Honors students take part in panel discussion on Islamophobia
Two current Honors students and an Honors alumna participated in a panel discussion about Islamophobia during an hour-long presentation on Saturday, September 23.
Junior Sociology major Nabintou Doumbia, Senior English major Nushrat Rahman and Wayne State University and Honors alumna Hana Alsary talked about their experiences at Wayne State when it came to the subject of Islamophobia. The event was put on by the Council for American-Islam Relations, who was represented on panel by Asha Noor and Ousainoue Touray.
Specifically, Noor wanted to reach out to Muslim students on campus to get their perspective of Islamophobia, a perspective that is typically ignored Doumbia said.
“In conversations on Islamophobia and Muslims in America, the public is often exposed to the perspective of news anchors who don’t identify as Muslims and often through a political lens,” Alsary wrote in an email. “This type of perspective has great potential to strip the Muslim American narrative of nuance and even dehumanize Muslims in America. To work toward a more just and understanding society, we need to center the perspectives of those most affected by issues like Islamophobia. We need to highlight different backgrounds, histories and challenges of those individuals.”
Doumbia said that when Noor was in college, civil rights organizations would come on campus and give presentations to students, but would not allow for students to share and discuss their feelings and what is happening.
“It kind of seemed like a novel idea to me…I never heard of civil rights organizations doing something like this, so that is what made it seem like an interesting and engaging idea,” Rahman said.
Alasry summarized the main discussion points:
- The Muslim community is not a monolith. There are Muslims of all different walks of life and different identities. We must consider these identities when discussing Islamophobia and the molds it takes.
- Students, faculty and campus community members at institutions of higher learning are not immune to the effects of Islamophobia. Some of the greatest instances of microaggressions against Muslims occur within classrooms.
- College and university administration has a moral responsibility to ensure the safety and protection of their students of all backgrounds. Administration must be vocal about not tolerating microaggressions by anyone against their students, including Muslims. Administrations should also work to provide spaces for their students to practice faith without fear of backlash, big or small.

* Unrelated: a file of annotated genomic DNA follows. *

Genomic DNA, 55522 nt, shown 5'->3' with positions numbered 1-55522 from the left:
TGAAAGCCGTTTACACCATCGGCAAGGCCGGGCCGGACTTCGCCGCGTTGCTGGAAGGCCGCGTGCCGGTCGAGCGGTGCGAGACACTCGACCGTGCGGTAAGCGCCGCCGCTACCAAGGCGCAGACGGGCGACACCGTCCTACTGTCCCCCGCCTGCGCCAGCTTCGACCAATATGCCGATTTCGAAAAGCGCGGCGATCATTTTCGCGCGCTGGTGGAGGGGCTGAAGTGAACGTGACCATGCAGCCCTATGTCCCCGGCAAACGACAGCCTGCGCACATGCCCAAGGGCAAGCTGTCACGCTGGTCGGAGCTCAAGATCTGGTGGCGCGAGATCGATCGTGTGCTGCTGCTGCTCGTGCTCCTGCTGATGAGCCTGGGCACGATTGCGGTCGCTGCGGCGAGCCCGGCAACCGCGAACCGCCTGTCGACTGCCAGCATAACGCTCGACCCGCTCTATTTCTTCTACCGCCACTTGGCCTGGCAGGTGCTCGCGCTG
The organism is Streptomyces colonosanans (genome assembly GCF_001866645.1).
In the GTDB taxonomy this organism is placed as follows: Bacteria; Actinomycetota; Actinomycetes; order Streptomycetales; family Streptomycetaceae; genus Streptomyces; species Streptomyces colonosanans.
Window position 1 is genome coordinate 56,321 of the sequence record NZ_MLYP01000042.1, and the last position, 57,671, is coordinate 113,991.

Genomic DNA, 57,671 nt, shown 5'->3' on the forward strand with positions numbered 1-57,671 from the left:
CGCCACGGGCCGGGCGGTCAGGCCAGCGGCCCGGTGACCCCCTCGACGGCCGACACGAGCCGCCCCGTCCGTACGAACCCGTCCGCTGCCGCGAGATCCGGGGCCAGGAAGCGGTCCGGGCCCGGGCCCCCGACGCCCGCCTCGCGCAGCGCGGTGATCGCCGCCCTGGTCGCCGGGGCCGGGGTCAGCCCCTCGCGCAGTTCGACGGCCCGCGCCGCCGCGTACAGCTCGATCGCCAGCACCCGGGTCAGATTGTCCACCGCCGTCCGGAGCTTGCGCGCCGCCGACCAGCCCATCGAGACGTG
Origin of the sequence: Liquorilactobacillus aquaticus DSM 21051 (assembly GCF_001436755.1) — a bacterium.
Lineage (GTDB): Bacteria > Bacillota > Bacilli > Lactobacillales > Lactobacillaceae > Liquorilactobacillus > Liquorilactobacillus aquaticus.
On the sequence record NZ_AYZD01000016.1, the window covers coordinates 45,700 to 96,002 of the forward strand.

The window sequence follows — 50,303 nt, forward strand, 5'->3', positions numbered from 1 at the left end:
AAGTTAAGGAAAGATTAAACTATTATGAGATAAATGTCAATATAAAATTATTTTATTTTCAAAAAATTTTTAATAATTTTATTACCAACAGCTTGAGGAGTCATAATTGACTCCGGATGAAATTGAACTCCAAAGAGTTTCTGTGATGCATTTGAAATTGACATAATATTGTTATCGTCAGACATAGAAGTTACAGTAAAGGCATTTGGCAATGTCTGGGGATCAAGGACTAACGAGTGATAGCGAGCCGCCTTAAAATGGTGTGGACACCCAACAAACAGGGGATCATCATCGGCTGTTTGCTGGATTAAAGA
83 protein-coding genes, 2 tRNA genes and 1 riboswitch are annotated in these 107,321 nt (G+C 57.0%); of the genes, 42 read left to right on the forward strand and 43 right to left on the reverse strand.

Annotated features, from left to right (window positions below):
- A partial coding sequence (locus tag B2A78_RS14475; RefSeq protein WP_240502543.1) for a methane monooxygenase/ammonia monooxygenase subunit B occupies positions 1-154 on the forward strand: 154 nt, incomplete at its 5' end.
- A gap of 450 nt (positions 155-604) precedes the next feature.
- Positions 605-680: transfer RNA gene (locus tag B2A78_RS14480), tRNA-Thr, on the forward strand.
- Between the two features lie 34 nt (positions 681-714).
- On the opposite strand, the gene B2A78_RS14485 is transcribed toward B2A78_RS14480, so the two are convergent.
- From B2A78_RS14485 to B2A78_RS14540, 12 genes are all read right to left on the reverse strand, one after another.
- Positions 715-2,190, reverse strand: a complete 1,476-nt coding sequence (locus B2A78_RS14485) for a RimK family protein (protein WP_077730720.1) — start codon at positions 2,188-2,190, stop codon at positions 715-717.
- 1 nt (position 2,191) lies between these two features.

- It is not the responsibility of Muslim students on campus to prove their humanity or the humanity of their faith community.
In addition, each panelist shared experiences that they, or their family members, have had with Islamophobia.
The discussion then switched to the University’s responses to issues relating to Islamophobia. Everyone was in agreement that Wayne State has been more than welcoming to the Muslim student population. “When something big happens on the news, or when a huge deal is made about immigration that effects, triggers and traumatizes so many people…Wayne State is pretty quick to respond to these instances and it doesn’t leave students to wonder where Wayne State stands,” Rahman said.
She add that she felt comfortable coming to Wayne State immediately following the past election results event though she felt uncertain on how President Trump’s politics were going to affect Muslim students.
“I think that feeling safe when you don’t really feel safe is a really comforting feeling,” she continued. “We pray in Purdy Kresge out in the open, and the fact that we are comfortable doing that says something about Wayne State. The fact that you walk into a classroom and see another hijab there and that is a regular occurrence, which (also) says something about Wayne State.”
“It’s the small things,” Doumbia added. “Not having the fear of praying on campus (post-election) as openly as we do, those are feelings that come about from something as seemingly small as an email or through OMSE (Office of Multicultural Student Engagement).”
Doumbia said she was glad to participate on the event because it sort of serves as check-in to make sure that passive aggressive or micro aggressive incidents are being brought to light and are not being overlooked. She also hopes to put the event on again during the school week in order for more students to attend and begin to further discuss the topic.
Alasry, Doumbia and Nushrat all agreed that being a part of the Honors College emboldened and empowered them to share their stories in order to help educate non-Muslim students.
“I think that being in a classroom with so many different students who maybe have the same opinion as you or a different opinion as you really helps to kind of challenge certain notions that you have and you created without getting to know them,” Doumbia said. “So being in a space where you have 4-5 Muslims in a discussion class and you are hearing their opinion and hearing them talk and saying “huh, that makes a lot of sense”. There are themes that come out that help you connect with people. We are usually not granted a space to do that. I almost feel people come, do their own thing, and go home. I think Honors really forces people out of their comfort zone in that sense.”